While most animal fibers grow as fleece or hair, silk is created from the spit of a moth. To create its cocoon, the silkworm generates a fluid called fibroin that hardens into a thread which is wound around and around the animal.
Sericulture workers unwind the cocoon and then spin it to create silk fiber. Cultivated silk is made by killing the moth while it is still in pupa stage, as this means that the fibers remain long. Wild silk, on the other hand, allows the animal to escape the cocoon, breaking threads in the process; thus, this kind of silk produces a rougher fiber. Both kinds can be used to make yarn.
Pure silk yarn can be a challenging knit. By itself, the fiber does not have much resiliency; unlike other animal fibers, silk will stretch out. Great care must thus be taken to make sure that one’s tension is even. The resulting material will reward the knitter with a breathable fabric that will insulate in cool weather but ventilate in the heat. In addition, the finished project will have beautiful drape and sheen. Because of this trade-off, pure silk yarns are generally used for scarves and shawls rather than for sweaters.
Those wishing to experiment with pure silk yarn have a few options. Treenway Silks offers a variety of weights, from worsted to lace-weight. The yarns are offered in their natural color, with hand-dyeing available for an optional charge. If you’re looking for multi-colored yarn, Schaefer Yarns’ “Andrea” is a lace-weight, 100% silk hand-dyed in a number of different colorways. Darn Good Yarn offers recycled silk yarn that is made as part of the fair trade movement. While none of these are inexpensive, these luxury yarns will create beautiful gift or heirloom pieces. First-timers who want to go easy on the pocketbook can order “Luminance” lace yarn from KnitPicks, which is approximately one-quarter of the cost.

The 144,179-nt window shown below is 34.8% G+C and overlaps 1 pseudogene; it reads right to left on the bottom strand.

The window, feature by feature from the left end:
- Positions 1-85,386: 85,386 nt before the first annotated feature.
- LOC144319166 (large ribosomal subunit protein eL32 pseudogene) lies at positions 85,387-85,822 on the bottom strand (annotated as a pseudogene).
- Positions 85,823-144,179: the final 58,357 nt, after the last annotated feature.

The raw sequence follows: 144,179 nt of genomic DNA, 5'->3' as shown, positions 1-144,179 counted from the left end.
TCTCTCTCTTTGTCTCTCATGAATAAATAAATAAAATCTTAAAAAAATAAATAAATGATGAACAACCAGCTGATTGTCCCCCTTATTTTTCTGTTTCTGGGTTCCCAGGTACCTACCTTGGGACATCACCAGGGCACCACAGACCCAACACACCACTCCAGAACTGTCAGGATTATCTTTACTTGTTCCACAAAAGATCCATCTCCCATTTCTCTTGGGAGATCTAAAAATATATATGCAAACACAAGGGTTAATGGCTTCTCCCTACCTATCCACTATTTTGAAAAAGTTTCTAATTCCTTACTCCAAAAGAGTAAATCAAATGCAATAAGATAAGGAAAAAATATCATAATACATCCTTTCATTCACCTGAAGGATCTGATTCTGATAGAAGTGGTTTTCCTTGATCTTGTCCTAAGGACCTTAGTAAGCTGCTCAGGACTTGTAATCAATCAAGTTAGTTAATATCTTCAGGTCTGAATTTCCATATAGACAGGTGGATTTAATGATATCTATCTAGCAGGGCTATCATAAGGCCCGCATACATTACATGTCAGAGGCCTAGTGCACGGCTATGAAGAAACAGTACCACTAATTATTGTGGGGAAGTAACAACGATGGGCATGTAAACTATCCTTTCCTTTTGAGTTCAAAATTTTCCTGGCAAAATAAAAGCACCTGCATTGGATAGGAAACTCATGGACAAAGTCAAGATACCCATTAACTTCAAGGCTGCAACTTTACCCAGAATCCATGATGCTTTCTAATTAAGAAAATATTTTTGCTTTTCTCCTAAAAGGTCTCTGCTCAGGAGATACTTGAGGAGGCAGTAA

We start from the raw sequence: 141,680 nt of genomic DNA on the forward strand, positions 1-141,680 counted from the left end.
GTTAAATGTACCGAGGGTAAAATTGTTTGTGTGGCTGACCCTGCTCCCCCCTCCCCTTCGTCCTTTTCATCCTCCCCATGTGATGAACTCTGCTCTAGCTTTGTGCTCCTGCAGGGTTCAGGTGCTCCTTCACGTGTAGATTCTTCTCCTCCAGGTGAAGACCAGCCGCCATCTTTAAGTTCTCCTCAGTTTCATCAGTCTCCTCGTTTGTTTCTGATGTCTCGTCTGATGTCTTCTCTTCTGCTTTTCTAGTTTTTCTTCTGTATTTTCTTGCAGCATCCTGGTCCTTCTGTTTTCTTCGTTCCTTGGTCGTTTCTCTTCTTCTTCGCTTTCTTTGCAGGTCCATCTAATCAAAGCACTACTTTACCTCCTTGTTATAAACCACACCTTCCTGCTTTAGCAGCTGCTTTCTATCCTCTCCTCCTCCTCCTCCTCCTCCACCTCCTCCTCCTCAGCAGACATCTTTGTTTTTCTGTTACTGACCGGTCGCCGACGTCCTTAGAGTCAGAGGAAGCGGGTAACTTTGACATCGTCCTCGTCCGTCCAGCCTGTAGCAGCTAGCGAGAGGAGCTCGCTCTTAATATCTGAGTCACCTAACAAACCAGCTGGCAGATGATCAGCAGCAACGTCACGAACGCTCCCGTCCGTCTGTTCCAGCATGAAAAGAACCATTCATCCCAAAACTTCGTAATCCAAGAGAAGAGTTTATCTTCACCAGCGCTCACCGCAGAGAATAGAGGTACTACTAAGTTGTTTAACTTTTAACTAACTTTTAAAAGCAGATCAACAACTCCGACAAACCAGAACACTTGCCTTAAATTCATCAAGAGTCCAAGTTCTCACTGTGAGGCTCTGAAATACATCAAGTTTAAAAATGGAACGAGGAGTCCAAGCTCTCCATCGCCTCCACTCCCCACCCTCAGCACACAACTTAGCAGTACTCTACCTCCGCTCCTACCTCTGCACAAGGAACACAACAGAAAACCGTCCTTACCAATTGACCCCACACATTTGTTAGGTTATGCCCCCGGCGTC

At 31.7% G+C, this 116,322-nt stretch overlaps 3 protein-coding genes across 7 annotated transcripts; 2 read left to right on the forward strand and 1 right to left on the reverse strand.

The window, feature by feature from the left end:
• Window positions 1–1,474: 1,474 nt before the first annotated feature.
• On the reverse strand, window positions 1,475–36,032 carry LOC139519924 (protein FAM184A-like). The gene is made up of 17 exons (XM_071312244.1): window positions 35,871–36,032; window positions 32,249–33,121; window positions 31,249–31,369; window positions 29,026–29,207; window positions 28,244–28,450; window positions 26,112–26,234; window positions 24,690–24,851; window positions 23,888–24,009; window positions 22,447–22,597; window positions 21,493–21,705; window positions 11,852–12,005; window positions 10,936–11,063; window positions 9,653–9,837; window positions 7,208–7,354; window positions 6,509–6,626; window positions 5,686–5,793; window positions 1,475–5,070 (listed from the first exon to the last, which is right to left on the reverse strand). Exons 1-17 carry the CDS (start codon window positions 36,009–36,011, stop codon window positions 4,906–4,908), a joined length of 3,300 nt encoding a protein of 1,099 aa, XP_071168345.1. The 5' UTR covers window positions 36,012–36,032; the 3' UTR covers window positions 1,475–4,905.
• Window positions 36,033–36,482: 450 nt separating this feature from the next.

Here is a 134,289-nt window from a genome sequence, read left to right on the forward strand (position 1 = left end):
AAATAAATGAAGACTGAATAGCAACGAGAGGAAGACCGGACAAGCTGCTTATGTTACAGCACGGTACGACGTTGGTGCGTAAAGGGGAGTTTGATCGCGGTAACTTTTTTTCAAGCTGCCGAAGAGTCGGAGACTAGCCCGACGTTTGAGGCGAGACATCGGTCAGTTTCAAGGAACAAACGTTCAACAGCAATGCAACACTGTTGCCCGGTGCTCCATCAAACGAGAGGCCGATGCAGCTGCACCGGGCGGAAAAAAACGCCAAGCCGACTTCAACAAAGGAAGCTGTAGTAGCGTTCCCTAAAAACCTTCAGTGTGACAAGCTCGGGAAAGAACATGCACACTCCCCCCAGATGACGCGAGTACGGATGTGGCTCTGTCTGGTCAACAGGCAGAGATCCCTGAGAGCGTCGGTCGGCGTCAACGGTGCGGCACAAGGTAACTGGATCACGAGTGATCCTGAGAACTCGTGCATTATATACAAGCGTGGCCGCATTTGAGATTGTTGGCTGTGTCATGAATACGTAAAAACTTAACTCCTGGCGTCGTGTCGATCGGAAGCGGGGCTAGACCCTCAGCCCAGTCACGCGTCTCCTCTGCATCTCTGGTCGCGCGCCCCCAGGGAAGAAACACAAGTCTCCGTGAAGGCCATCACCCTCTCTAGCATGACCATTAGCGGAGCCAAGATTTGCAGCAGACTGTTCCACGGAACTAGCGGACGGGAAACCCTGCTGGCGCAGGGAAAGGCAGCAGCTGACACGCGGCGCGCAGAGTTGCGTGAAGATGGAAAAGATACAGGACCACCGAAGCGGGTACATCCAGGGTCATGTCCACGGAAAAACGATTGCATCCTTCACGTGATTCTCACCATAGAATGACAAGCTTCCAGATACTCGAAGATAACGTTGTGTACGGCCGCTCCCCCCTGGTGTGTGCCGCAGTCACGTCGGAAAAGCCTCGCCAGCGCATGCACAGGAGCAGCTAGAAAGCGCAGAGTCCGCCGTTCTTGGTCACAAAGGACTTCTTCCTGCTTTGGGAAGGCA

When silk is mixed with wool, cotton, or another fiber, magic happens. The silk adds warmth and luster, and wicks moisture away from the body. Wool will give the structure needed for a sweater; while cotton is also a stretchy fiber, its weight gives more stability. Also, silk and cotton are both hypoallergenic, making this blend a warmer option for those who can’t or won’t wear wool.
A number of silk blends can be found in local yarn shops and on the internet. Debbie Bliss “Angel” is a mohair/silk laceweight yarn that has long been popular for warm, lightweight accessories or layering pieces. Rowan’s “Kidsilk Haze” is of similar weight and blend, and has also been beloved for many years. Heavier weight silk blends include Noro’s “Silk Garden,” a combination of wool or mohair, silk, and some synthetics; this yarn has beautiful texture in addition to the signature company colorways; it’s offered in both fingering- and worsted weight. Knit Picks offers “Diadem,” a combination of alpaca and silk, in both DK and fingering weights, as well as “Aloft”, which is a lace-weight combination of mohair and silk. Manos del Uruguay’s “Silk Blend” and Malabrigo’s “Silky Merino” are respectively worsted- and DK- weights; both companies are fair trade companies that offer living wages to workers who might not otherwise be able to support themselves. While none of these yarns are inexpensive, the choices from Knit Picks are again less expensive than the others.
Silk and silk blend yarns are luxury goods, and thus may be more suitable for small projects or for special occasions. When the cost is warranted, however, the results are amazing. Happy Knitting!